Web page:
Around two years ago I made the switch to cloth sanitary pads. I was sick of using disposables – I knew they were bad for our planet and if I was completely honest with myself, they didn’t make my body feel good. Switching to reusables was the best thing for me.
Based in Cardiff, Kind Organic believe that every woman should feel empowered to choose products that are best for body and planet. That’s an ethos I can get behind! They sent me their menstrual cup to review. This is an honest account of a first time user – where I struggled, how easy (or not) it was to use, tips on how to clean and more.
Disclosure – gifted product
Why use a menstrual cup?
- Less waste – the average woman uses over 10,000 tampons or sanitary towels in her lifetime. All of these end up in landfill or in the waterways. Even biodegradable disposable sanitary products won’t biodegrade in landfill due to oxygen starvation.
- More moolah – by switching to a menstrual cup, you stop yourself needing to buy the disposable products every month.
- No stuffing nasty bleach products in or around your vagina every month (yes, the reasons tampons are white is because they’ve been bleached)
The specs of the Kind Organic menstrual cups
- Diameter: 4.3cm
- Length: 6.7cm
- Capacity: 25ml
Recommended for under 30s and those who have not had children
- Diameter: 4.6cm
- Length: 6.6cm
- Capacity: 20ml
Recommended for over 30s and those who have had children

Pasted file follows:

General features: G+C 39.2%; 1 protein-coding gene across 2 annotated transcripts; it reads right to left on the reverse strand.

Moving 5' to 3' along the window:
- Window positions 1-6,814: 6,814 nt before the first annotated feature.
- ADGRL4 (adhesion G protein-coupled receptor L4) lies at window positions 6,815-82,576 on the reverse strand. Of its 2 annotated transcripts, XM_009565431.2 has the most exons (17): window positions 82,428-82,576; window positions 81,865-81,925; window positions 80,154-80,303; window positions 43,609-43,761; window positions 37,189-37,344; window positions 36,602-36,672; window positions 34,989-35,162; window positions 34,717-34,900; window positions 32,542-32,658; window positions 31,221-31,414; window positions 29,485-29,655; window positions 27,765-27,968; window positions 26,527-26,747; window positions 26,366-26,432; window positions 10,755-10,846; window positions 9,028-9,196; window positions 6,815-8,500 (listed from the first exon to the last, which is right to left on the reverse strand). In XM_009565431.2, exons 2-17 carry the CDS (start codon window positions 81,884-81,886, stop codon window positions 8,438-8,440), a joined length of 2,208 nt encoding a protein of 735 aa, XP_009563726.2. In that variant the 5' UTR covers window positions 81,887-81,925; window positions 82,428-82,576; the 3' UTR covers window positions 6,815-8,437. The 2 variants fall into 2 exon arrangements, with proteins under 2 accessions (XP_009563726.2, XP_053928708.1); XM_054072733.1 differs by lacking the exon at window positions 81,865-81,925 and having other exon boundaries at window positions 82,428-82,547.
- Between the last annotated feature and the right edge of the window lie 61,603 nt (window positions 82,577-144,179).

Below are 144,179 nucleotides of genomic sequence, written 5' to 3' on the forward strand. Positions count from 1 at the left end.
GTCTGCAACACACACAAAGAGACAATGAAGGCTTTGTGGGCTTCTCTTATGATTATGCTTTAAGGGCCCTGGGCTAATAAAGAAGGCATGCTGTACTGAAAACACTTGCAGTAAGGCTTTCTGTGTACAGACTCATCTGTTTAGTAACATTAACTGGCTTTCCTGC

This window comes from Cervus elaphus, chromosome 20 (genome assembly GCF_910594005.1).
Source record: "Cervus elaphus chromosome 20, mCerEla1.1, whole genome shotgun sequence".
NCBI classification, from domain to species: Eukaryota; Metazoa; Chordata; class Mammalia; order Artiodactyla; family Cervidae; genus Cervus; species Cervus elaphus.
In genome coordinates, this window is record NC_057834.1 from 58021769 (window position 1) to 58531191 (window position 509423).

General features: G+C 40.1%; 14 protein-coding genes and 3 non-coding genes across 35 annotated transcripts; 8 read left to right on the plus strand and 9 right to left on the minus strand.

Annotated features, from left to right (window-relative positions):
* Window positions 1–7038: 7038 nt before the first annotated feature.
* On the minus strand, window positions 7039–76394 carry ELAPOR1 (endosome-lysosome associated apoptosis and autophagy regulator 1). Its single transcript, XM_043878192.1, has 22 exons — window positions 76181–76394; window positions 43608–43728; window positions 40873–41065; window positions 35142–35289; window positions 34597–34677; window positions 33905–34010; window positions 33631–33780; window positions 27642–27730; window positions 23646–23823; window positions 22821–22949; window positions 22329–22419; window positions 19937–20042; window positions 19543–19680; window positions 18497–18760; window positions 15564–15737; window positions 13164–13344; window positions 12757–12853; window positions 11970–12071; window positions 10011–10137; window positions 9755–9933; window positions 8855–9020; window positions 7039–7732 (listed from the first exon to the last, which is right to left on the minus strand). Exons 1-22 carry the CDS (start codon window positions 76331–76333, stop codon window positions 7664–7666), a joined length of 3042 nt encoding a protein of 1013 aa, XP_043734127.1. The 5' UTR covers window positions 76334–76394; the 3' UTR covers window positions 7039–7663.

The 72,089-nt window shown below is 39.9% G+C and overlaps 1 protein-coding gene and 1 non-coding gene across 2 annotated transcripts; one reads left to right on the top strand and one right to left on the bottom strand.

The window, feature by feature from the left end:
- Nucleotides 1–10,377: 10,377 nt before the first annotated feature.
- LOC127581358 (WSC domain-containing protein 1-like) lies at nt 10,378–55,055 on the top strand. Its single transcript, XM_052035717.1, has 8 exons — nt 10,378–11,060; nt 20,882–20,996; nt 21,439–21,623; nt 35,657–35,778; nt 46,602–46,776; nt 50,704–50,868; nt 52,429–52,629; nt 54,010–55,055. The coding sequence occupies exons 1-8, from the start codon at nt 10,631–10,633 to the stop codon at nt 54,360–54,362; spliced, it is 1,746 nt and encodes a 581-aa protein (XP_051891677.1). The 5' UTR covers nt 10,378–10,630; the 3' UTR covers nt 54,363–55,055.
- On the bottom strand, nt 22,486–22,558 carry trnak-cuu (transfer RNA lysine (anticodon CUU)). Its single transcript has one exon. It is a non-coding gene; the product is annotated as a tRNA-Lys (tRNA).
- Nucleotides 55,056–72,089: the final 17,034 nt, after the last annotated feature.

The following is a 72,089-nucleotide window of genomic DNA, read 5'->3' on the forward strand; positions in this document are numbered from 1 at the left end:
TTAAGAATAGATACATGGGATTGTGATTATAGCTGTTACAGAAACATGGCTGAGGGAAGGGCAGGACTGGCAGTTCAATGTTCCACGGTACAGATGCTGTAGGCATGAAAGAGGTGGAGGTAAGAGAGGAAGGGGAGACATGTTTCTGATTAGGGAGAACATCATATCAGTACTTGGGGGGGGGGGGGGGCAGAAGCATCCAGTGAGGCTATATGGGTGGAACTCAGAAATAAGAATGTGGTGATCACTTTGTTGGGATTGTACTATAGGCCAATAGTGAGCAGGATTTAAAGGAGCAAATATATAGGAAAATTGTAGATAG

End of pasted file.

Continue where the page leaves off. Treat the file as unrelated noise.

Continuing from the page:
Both cups are made from medical grade thermoplastic elastomer (TPE). They have pressure release holes near the top, rounded edges, a firm grip handle and are cruelty free and vegan. They’re suitable for a light to heavy flow.
This was my first ever try at using a menstrual cup and like many women, I struggled a little with my first cycle. Getting the fold and positioning just right took a few tries, and just as I was beginning to get it, my period ended!
For the first cycle, I used a menstrual cup and a light CSP just in case. I tried a few different folds (there are some handy instructions that come with it) and found the U fold worked out best. There was some leakage but that was because in the first couple of days, I couldn’t get the positioning right. I decided to give it another cycle to try again.
The second time around, I took to it really easily – aside from the very first use, it was as easy as using a tampon! There was no leakage, I couldn’t feel it and I could largely get on with my life as though nothing was happening (cramps aside, obvs).
The cup is soft, springy and easy to clean. When inserted properly it didn’t leak and I couldn’t feel it. It did take some time to get used to it, but that’s the same with all cups for first time users. The instructions say to turn the cup 360 degrees once inserted to ensure proper positioning. If you struggle to grip it like I did at first, push down on your pelvic floor just enough to be able to grip the base of the cup. You should then be able to rotate it.
Will I keep using a menstrual cup?
Yes! Although I love CSPs, my menstrual cup has been a godsend at the heaviest part of my cycle. It’s so much easier to tip out and rinse a menstrual cup than it is to rinse what feels like gallons of menstrual fluid on my worst days. I will probably use the cup on those 2-3 days my period is at its heaviest, sticking with my CSPs when it’s light or spotting. I feel like this is going to be the best of both worlds.
How to look after your menstrual cup
Before using a menstrual cup for the first time, and after every cycle, you should sterilise it. Kind Organic recommend you do this by boiling it in water for 3-4 minutes.
During your period, you should wash it clean with warm water at every change, including the pressure release holes.